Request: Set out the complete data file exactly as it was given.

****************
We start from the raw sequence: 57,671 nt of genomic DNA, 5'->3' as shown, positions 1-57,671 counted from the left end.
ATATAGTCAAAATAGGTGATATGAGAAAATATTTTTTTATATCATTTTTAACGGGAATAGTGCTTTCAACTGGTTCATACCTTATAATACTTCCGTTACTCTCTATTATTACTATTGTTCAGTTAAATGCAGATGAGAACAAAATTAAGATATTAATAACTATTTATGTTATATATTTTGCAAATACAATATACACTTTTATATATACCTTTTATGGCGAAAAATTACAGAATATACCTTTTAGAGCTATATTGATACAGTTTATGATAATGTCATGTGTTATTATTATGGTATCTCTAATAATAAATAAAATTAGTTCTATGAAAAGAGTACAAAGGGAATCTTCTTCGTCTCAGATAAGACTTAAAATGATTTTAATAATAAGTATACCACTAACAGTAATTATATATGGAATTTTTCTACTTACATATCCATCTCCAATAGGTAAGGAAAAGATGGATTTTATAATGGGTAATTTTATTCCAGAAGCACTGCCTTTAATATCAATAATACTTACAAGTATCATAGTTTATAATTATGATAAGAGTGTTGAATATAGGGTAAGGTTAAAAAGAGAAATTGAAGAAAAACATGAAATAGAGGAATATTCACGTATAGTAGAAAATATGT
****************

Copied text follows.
We start from the raw sequence: 57,671 nt of genomic DNA, 5'->3' as shown, positions 1-57,671 counted from the left end.
ATATAGTCAAAATAGGTGATATGAGAAAATATTTTTTTATATCATTTTTAACGGGAATAGTGCTTTCAACTGGTTCATACCTTATAATACTTCCGTTACTCTCTATTATTACTATTGTTCAGTTAAATGCAGATGAGAACAAAATTAAGATATTAATAACTATTTATGTTATATATTTTGCAAATACAATATACACTTTTATATATACCTTTTATGGCGAAAAATTACAGAATATACCTTTTAGAGCTATATTGATACAGTTTATGATAATGTCATGTGTTATTATTATGGTATCTCTAATAATAAATAAAATTAGTTCTATGAAAAGAGTACAAAGGGAATCTTCTTCGTCTCAGATAAGACTTAAAATGATTTTAATAATAAGTATACCACTAACAGTAATTATATATGGAATTTTTCTACTTACATATCCATCTCCAATAGGTAAGGAAAAGATGGATTTTATAATGGGTAATTTTATTCCAGAAGCACTGCCTTTAATATCAATAATACTTACAAGTATCATAGTTTATAATTATGATAAGAGTGTTGAATATAGGGTAAGGTTAAAAAGAGAAATTGAAGAAAAACATGAAATAGAGGAATATTCACGTATAGTAGAAAATATGT